Everyone seems so happy. It feels like 1982 again and the Thriller album has just been released. I can now see the joy Michael Jackson once brought, as my Michael Jackson keeps crooning "Leave Me Alone" (while I bellow "Beat It"). We drive off, laughing our heads off. Ah, yes, there's nothing in the world like a shared laugh with a Michael Jackson impersonator.

But there's more. We turn the corner. Wait five minutes, then turn back around and drive through again.


Michael, now out of his shell, hams it up for the cameras as we zip past without stopping. I belt out "Thriller." A few older, bitter newsmen give a look like, "You're making a complete mockery of our media circus." We speed out of sight.

Five minutes later:


This time the security guards aren't smiling so much. I break into "Billie Jean," creating a bigger commotion by blocking all the traffic behind us. Like Pavlovian monkeys, the press once again goes apeshit. Michael gets out of the cart and does a few spins, hamming it up with cheese.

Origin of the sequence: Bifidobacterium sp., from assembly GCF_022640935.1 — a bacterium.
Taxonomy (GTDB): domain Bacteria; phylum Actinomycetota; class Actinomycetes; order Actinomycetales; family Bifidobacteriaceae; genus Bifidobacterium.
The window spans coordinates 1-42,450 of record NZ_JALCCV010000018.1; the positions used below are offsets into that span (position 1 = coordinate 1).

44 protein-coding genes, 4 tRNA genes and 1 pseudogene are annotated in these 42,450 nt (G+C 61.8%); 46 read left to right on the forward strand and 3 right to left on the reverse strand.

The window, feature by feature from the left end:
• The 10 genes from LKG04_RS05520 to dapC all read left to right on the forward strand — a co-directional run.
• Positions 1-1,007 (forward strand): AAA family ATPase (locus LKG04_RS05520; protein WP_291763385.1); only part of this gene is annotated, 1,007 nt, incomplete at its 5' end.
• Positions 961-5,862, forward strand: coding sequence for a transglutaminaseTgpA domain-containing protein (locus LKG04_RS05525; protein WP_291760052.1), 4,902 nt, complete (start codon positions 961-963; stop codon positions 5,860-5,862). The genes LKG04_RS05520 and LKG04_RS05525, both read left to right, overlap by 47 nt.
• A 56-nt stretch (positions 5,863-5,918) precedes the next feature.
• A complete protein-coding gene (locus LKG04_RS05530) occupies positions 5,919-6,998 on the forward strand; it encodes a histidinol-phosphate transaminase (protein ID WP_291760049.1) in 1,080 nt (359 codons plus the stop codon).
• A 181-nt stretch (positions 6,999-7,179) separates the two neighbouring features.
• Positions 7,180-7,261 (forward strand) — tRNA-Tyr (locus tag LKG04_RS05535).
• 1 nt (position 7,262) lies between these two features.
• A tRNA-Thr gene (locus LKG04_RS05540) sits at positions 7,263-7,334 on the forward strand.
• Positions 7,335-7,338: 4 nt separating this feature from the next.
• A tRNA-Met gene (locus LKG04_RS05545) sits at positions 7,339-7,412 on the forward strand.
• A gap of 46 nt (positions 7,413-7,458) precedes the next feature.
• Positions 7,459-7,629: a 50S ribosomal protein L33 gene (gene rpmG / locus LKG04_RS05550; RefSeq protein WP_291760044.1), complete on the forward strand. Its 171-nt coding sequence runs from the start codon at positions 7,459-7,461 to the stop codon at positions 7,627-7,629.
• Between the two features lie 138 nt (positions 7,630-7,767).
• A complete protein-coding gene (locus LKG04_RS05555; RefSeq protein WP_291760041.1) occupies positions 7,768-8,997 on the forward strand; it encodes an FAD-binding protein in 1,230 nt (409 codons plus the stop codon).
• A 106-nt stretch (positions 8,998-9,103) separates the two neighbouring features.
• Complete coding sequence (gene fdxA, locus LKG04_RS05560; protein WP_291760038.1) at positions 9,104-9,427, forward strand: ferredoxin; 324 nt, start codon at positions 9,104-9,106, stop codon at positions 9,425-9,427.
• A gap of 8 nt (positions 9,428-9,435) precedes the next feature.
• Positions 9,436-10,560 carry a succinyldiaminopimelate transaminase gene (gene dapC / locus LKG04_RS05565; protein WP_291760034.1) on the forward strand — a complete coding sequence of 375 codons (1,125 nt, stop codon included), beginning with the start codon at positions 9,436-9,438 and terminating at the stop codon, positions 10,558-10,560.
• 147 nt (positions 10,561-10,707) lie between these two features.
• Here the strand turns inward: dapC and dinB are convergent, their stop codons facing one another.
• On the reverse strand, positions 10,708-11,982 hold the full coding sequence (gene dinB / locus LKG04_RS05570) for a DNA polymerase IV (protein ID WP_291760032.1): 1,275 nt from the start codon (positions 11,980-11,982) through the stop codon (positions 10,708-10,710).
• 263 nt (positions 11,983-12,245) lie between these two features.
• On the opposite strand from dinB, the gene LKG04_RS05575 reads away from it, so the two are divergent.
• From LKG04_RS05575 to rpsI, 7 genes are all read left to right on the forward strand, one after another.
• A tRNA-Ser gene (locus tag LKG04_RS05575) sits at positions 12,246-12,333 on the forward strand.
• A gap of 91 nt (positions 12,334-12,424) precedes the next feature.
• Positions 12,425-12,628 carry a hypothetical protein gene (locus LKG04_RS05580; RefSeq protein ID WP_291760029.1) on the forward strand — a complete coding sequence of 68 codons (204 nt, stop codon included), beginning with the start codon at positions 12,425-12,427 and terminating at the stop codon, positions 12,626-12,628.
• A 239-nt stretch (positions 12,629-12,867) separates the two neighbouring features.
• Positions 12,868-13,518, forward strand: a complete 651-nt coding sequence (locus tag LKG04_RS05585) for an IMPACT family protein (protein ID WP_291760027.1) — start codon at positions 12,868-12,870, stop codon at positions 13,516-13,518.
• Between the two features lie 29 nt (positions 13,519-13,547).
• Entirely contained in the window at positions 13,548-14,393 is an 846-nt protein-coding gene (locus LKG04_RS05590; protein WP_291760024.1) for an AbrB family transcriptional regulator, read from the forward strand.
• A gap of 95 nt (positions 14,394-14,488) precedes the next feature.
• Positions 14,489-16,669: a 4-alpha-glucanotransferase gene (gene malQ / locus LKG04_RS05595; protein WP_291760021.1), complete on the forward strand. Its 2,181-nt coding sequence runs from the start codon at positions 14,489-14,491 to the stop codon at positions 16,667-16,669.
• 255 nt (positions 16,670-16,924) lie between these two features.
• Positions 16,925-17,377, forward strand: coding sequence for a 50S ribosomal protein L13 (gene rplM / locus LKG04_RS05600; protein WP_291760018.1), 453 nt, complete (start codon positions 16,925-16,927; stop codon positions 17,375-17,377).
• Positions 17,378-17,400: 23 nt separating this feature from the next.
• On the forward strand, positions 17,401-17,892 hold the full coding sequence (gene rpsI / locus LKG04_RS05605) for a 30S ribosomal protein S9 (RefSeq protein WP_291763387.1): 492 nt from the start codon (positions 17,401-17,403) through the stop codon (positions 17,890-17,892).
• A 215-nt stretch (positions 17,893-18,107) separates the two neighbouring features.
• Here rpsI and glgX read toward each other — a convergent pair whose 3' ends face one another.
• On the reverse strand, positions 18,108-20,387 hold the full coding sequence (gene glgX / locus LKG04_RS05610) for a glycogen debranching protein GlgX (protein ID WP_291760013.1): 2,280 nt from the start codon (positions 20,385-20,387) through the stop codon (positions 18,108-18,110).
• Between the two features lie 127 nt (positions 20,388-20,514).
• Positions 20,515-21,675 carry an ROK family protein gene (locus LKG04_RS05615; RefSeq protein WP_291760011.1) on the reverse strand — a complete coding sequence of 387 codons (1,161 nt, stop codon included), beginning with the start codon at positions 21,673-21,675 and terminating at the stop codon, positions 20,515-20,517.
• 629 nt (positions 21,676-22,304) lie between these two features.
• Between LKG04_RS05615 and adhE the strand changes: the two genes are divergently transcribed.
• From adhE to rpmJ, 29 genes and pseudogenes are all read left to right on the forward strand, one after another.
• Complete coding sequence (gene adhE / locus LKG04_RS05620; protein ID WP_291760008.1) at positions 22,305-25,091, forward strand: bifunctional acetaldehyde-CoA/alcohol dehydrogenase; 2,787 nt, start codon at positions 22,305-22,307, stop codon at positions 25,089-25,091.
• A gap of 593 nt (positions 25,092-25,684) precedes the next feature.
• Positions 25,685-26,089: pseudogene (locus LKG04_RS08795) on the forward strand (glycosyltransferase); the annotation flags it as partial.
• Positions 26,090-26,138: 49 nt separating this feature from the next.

"Leave me alone! Leave me alone!" he sings while pointing at their flashing cameras. I get out of the golf cart and start dancing beside Michael Jackson, doing my rendition of the moonwalk and the robot. It's simply beautiful. The moment's short lived as the cars behind us start honking. The large security guard hulks toward us.

"Michael, time to get back in the cart," I instruct to his dismay. He is thoroughly enjoying his moment in the sun. We once again speed off in our yellow electric golf cart into the Vegas setting sun and the glow of the early evening glittering lights.

"Wow! This has been the weirdest gig I've ever had," Michael Jackson confesses to me in a quieter moment. And then we decide to go back ONE MORE TIME!!!!


There's nothing like overkill as the subtext of my loud horn says, "Hey! Here we come again!"

Yes, like the media shoving a steady stream of sensational stories down our gullet, it's best to always leave the press wanting less.

Harmon Leon is the author of The Harmon Chronicles and the forthcoming Scam America.

Send a letter to the editor about this story to letters@metronews.com.

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From the December 18-24, 2003 issue of Metro, Silicon Valley's Weekly Newspaper.